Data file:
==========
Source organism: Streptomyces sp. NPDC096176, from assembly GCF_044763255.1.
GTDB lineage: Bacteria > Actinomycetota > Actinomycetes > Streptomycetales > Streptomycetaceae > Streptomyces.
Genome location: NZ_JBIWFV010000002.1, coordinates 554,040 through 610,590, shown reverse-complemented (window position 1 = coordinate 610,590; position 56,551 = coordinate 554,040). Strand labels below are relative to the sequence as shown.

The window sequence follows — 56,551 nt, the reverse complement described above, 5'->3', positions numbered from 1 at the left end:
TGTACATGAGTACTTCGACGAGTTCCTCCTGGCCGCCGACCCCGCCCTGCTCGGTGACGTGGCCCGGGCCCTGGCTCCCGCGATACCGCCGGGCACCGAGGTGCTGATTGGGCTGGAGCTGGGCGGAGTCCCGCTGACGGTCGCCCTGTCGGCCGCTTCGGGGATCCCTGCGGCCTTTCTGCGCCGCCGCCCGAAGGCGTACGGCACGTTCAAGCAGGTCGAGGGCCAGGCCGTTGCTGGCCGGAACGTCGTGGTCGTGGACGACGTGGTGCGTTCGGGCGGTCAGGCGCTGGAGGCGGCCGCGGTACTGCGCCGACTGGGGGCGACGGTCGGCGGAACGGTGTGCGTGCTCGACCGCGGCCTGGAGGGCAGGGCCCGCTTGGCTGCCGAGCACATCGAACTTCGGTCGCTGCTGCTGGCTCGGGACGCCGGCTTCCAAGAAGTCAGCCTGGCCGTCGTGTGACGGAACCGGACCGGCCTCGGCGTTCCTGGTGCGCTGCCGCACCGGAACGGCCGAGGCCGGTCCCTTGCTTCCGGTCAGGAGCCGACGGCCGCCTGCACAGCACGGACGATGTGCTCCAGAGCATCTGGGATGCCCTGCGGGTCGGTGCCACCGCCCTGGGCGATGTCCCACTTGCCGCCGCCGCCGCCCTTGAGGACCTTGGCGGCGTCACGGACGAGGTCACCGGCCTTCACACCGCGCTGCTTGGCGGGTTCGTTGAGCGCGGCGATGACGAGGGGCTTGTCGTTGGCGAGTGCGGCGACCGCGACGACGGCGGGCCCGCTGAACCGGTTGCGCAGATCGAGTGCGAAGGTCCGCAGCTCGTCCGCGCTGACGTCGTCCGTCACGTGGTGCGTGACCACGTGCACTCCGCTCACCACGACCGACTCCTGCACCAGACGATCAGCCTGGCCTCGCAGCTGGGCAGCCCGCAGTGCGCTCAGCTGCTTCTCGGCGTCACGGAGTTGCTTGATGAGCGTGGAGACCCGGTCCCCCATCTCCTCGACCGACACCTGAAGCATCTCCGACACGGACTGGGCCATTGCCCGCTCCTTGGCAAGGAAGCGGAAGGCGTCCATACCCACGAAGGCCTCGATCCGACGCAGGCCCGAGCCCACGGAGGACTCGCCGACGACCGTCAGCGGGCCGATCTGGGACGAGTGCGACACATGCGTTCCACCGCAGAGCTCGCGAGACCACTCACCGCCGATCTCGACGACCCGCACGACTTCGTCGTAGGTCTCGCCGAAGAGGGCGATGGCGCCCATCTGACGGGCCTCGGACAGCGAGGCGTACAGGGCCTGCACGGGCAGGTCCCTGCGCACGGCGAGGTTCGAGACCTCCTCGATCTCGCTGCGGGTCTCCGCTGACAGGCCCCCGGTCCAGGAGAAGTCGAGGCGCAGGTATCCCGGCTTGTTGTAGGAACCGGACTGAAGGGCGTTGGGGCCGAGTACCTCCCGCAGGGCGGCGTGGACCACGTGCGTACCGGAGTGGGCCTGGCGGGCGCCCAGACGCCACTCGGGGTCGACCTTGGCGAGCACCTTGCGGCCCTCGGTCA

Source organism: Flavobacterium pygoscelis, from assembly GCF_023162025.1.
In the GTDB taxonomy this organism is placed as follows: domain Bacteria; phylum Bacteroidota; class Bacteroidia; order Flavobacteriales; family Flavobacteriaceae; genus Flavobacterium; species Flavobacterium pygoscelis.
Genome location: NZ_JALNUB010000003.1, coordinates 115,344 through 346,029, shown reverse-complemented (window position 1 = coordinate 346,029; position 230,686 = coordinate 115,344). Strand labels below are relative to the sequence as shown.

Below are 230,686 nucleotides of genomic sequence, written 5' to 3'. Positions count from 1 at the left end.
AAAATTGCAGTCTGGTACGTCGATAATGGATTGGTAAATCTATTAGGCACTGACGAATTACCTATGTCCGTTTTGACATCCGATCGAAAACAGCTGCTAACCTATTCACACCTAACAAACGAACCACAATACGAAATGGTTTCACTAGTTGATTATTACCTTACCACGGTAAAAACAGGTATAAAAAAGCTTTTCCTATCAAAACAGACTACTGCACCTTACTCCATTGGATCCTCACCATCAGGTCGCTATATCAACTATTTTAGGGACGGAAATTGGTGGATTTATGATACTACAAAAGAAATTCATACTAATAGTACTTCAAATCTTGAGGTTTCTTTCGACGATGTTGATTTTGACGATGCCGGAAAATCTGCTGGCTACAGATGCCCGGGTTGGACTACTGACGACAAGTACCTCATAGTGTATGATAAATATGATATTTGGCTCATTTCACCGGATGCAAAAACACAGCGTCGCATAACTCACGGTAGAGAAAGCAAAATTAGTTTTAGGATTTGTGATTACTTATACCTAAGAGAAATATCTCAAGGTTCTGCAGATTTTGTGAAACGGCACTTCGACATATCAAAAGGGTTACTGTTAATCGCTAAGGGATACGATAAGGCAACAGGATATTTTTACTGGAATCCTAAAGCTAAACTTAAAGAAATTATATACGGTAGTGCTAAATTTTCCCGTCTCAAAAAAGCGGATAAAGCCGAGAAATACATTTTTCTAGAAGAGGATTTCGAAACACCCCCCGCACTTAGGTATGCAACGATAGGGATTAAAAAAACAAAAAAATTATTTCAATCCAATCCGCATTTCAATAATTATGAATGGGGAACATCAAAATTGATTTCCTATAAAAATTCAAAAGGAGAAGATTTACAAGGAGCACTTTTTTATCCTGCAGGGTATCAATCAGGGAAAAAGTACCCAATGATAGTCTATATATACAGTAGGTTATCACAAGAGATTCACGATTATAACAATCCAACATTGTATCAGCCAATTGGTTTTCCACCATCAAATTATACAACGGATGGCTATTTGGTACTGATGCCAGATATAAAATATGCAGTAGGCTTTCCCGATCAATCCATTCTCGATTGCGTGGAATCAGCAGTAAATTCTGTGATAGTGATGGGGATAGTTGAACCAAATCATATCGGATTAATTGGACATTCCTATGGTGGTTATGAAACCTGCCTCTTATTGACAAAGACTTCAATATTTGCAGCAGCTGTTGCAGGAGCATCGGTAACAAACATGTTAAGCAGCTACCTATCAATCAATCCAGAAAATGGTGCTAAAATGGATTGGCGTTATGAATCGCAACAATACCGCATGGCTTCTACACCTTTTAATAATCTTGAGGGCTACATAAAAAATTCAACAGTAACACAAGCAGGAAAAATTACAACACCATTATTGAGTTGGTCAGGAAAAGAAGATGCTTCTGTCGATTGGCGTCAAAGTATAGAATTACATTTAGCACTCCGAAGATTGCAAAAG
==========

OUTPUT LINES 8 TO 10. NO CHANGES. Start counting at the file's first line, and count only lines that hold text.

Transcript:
Genome location: NZ_JALNUB010000003.1, coordinates 115,344 through 346,029, shown reverse-complemented (window position 1 = coordinate 346,029; position 230,686 = coordinate 115,344). Strand labels below are relative to the sequence as shown.

Below are 230,686 nucleotides of genomic sequence, written 5' to 3'. Positions count from 1 at the left end.
AAAATTGCAGTCTGGTACGTCGATAATGGATTGGTAAATCTATTAGGCACTGACGAATTACCTATGTCCGTTTTGACATCCGATCGAAAACAGCTGCTAACCTATTCACACCTAACAAACGAACCACAATACGAAATGGTTTCACTAGTTGATTATTACCTTACCACGGTAAAAACAGGTATAAAAAAGCTTTTCCTATCAAAACAGACTACTGCACCTTACTCCATTGGATCCTCACCATCAGGTCGCTATATCAACTATTTTAGGGACGGAAATTGGTGGATTTATGATACTACAAAAGAAATTCATACTAATAGTACTTCAAATCTTGAGGTTTCTTTCGACGATGTTGATTTTGACGATGCCGGAAAATCTGCTGGCTACAGATGCCCGGGTTGGACTACTGACGACAAGTACCTCATAGTGTATGATAAATATGATATTTGGCTCATTTCACCGGATGCAAAAACACAGCGTCGCATAACTCACGGTAGAGAAAGCAAAATTAGTTTTAGGATTTGTGATTACTTATACCTAAGAGAAATATCTCAAGGTTCTGCAGATTTTGTGAAACGGCACTTCGACATATCAAAAGGGTTACTGTTAATCGCTAAGGGATACGATAAGGCAACAGGATATTTTTACTGGAATCCTAAAGCTAAACTTAAAGAAATTATATACGGTAGTGCTAAATTTTCCCGTCTCAAAAAAGCGGATAAAGCCGAGAAATACATTTTTCTAGAAGAGGATTTCGAAACACCCCCCGCACTTAGGTATGCAACGATAGGGATTAAAAAAACAAAAAAATTATTTCAATCCAATCCGCATTTCAATAATTATGAATGGGGAACATCAAAATTGATTTCCTATAAAAATTCAAAAGGAGAAGATTTACAAGGAGCACTTTTTTATCCTGCAGGGTATCAATCAGGGAAAAAGTACCCAATGATAGTCTATATATACAGTAGGTTATCACAAGAGATTCACGATTATAACAATCCAACATTGTATCAGCCAATTGGTTTTCCACCATCAAATTATACAACGGATGGCTATTTGGTACTGATGCCAGATATAAAATATGCAGTAGGCTTTCCCGATCAATCCATTCTCGATTGCGTGGAATCAGCAGTAAATTCTGTGATAGTGATGGGGATAGTTGAACCAAATCATATCGGATTAATTGGACATTCCTATGGTGGTTATGAAACCTGCCTCTTATTGACAAAGACTTCAATATTTGCAGCAGCTGTTGCAGGAGCATCGGTAACAAACATGTTAAGCAGCTACCTATCAATCAATCCAGAAAATGGTGCTAAAATGGATTGGCGTTATGAATCGCAACAATACCGCATGGCTTCTACACCTTTTAATAATCTTGAGGGCTACATAAAAAATTCAACAGTAACACAAGCAGGAAAAATTACAACACCATTATTGAGTTGGTCAGGAAAAGAAGATGCTTCTGTCGATTGGCGTCAAAGTATAGAATTACATTTAGCACTCCGAAGATTGCAAAAG